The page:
Wetzel County Prosecutor Seeks More Proactive Treatment
December 20, 2017
A local prosecutor is pushing lawmakers to provide more tools to treat drug addicts before they commit a crime — or suffer a fatal overdose.
Wetzel County Prosecutor Tim Haught highlighted the issue during a recent drug-abuse panel in Morgantown at which he was a speaker, organized by U.S. Rep. David McKinley, R-W.Va. He envisions a legal provision to treat drug addiction through mental hygiene law that would carry as much weight as self-destructive thoughts by the mentally ill.
Such a provision, Haught hopes, will enable prosecutors’ offices to take proactive steps to provide rehabilitation before it becomes a legal issue — or one of life and death.
“I don’t feel like the federal government or our state government have given us enough tools in the area of treatment and prevention to address the demand side,” Haught said. “We’d need to change the law, and create a legal mechanism to commit people like we do with the mentally ill. Every doctor will say that (with) drug addiction, you are harming yourself.”
“If you’re addicted to heroin, your chance of dying go up. So what I’m saying is, these people are dangerous to themselves and to others — let’s commit them for treatment.”
Haught added he believes inmates with a history of drug addiction should complete the Residential Substance Abuse Treatment program while incarcerated as a condition of parole, to give them a better chance of functioning in society once released.
Haught lamented that until someone is convicted of a crime and sentenced to the drug court program — or incarcerated — the state has few options to assist families seeking assistance with an addicted loved one.
“Everywhere I go, there’s a parent who says, ‘I think my son or daughter … has an addiction problem, and I’m afraid they’re going to overdose and die, or commit a crime,'” Haught said. “And unfortunately, our mental hygeine system, which is really designed to help more with mental health issues, would, in theory, allow the commitment of people addicted to drugs or alcohol. But the problem is, that’s in theory only. … There is no mechanism to compel someone to stay in inpatient treatment for the period of time that’s really necessary to get them off of drugs without arresting them.”
Haught said he is also a proponent of using high bond amounts as a means to keep people incarcerated prior to their conviction, keeping them in an environment with less access to drugs.
“I had a guy who was arrested with a small amount of methamphetamine — not enough to warrant a possession with intent to deliver, except for some comments he made,” Haught said. “What I plan to do for him is, he’s got a string of misdemeanor offenses for petty offenses. Now I’ve got a felony, I charge him with a felony, get a bond high enough to keep him in jail, and I use the jail as a means to dry him out.”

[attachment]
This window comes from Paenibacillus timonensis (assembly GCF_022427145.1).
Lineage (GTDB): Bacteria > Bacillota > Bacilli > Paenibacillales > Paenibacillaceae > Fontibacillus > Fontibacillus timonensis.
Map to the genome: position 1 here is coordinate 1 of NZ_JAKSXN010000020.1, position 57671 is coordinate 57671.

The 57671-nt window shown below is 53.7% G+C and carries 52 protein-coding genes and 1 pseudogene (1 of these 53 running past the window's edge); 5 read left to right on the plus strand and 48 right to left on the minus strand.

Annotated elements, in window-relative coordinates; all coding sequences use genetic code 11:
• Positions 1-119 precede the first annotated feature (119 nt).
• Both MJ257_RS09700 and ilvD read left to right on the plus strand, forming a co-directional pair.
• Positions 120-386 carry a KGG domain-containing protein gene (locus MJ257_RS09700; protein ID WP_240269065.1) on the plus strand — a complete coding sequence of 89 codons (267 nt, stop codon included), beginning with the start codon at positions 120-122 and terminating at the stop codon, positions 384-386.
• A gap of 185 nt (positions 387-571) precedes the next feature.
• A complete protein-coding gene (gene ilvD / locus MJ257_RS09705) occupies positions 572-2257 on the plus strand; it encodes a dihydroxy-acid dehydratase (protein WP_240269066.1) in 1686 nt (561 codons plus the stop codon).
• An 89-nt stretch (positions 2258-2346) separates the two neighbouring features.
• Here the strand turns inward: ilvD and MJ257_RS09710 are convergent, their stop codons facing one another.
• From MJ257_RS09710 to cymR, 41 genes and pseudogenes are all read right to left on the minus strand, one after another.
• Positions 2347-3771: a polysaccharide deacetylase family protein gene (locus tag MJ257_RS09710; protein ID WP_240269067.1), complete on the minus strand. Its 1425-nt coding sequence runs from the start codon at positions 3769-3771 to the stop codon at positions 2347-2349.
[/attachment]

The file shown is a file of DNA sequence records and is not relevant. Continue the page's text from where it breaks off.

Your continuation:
Haught said many addicts continue using not because of a desire to get high, but simply as a means to avoid withdrawal symptoms.
“So I make them go through withdrawal in jail. I’ll put them in and tell their parents, ‘If you love your children, and they’re addicts, the worst thing you could do is bond them out of jail.’ I had it happen here. One of the moms bonded someone out of jail. … He goes to Pittsburgh again, we caught him again. She posted bond again, and he overdoses and dies.”
In Wetzel and Marshall counties, the drug court program offered through the circuit courts has long served as the go-to for the state to assist with addiction. After arrests for non-violent felony offenses, defendants are often able to plead guilty to their charges, and participate in the drug court program.
Frequently, if the defendant completes the program and serves six months behind bars, they will be able to have the charge reduced to a misdemeanor and go on probation, which Haught said treats their addiction without leaving a felony conviction on their record.
Marshall County Prosecutor Rhonda Wade agreed with Haught that action needs to be taken.
“We’ve got to do something, because I feel like we’re rolling a pebble up a hill, with what we’re doing currently,”Wade said. “I think the problem with the situation — the way it is, people are getting help from us only after they get in trouble. They don’t necessarily want help, they’re only doing that to avoid alternatives like jail.”
Compounding the problem, Wade added, is that people unwilling to get help for their drug habits often go on to commit other crimes. In Marshall County, a large portion of grand jury indictments are for alleged crimes linked to drug abuse, from property crimes committed by those in need of drug money to parental neglect.
Wade said in addition to better pre-arrest programs — which she said she would support, if Haught continued to pursue them — correctional facilities themselves would benefit from programs on the inside to help inmates improve themselves and avoid falling back into old habits once released.
“At some point, we need to try to force the cure on them, for those reasons,” Wade said. “I think we need to have more programs in the jails. I think we need drug court in the jail, mental health programs in the jail — programs where these people learn a different lifestyle. It’s breaking the cycle.”
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